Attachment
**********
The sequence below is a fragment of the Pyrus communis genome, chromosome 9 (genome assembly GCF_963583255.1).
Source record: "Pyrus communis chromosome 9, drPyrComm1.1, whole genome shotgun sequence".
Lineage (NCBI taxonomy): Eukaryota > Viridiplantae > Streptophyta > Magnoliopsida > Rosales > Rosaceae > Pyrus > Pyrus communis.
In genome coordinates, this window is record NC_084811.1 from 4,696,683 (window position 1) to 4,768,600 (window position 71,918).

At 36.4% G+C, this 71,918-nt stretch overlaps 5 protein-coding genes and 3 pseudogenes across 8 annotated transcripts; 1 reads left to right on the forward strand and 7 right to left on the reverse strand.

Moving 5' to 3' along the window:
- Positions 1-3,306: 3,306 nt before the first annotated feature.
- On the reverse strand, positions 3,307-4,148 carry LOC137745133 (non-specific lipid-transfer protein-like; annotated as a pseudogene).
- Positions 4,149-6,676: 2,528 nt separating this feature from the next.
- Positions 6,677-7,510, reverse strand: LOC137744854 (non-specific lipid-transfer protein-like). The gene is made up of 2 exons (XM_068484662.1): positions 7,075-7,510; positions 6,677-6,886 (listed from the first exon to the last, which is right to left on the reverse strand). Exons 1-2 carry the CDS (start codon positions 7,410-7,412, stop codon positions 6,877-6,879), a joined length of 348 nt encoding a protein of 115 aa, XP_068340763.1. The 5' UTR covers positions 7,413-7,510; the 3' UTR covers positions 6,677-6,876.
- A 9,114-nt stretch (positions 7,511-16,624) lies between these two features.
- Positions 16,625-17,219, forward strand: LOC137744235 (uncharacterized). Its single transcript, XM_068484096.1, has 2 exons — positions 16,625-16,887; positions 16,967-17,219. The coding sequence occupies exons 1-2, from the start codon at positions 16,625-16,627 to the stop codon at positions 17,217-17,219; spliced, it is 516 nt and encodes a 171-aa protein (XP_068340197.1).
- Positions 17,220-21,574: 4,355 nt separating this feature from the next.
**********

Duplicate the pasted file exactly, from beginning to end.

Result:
The sequence below is a fragment of the Pyrus communis genome, chromosome 9 (genome assembly GCF_963583255.1).
Source record: "Pyrus communis chromosome 9, drPyrComm1.1, whole genome shotgun sequence".
Lineage (NCBI taxonomy): Eukaryota > Viridiplantae > Streptophyta > Magnoliopsida > Rosales > Rosaceae > Pyrus > Pyrus communis.
In genome coordinates, this window is record NC_084811.1 from 4,696,683 (window position 1) to 4,768,600 (window position 71,918).

At 36.4% G+C, this 71,918-nt stretch overlaps 5 protein-coding genes and 3 pseudogenes across 8 annotated transcripts; 1 reads left to right on the forward strand and 7 right to left on the reverse strand.

Moving 5' to 3' along the window:
- Positions 1-3,306: 3,306 nt before the first annotated feature.
- On the reverse strand, positions 3,307-4,148 carry LOC137745133 (non-specific lipid-transfer protein-like; annotated as a pseudogene).
- Positions 4,149-6,676: 2,528 nt separating this feature from the next.
- Positions 6,677-7,510, reverse strand: LOC137744854 (non-specific lipid-transfer protein-like). The gene is made up of 2 exons (XM_068484662.1): positions 7,075-7,510; positions 6,677-6,886 (listed from the first exon to the last, which is right to left on the reverse strand). Exons 1-2 carry the CDS (start codon positions 7,410-7,412, stop codon positions 6,877-6,879), a joined length of 348 nt encoding a protein of 115 aa, XP_068340763.1. The 5' UTR covers positions 7,413-7,510; the 3' UTR covers positions 6,677-6,876.
- A 9,114-nt stretch (positions 7,511-16,624) lies between these two features.
- Positions 16,625-17,219, forward strand: LOC137744235 (uncharacterized). Its single transcript, XM_068484096.1, has 2 exons — positions 16,625-16,887; positions 16,967-17,219. The coding sequence occupies exons 1-2, from the start codon at positions 16,625-16,627 to the stop codon at positions 17,217-17,219; spliced, it is 516 nt and encodes a 171-aa protein (XP_068340197.1).
- Positions 17,220-21,574: 4,355 nt separating this feature from the next.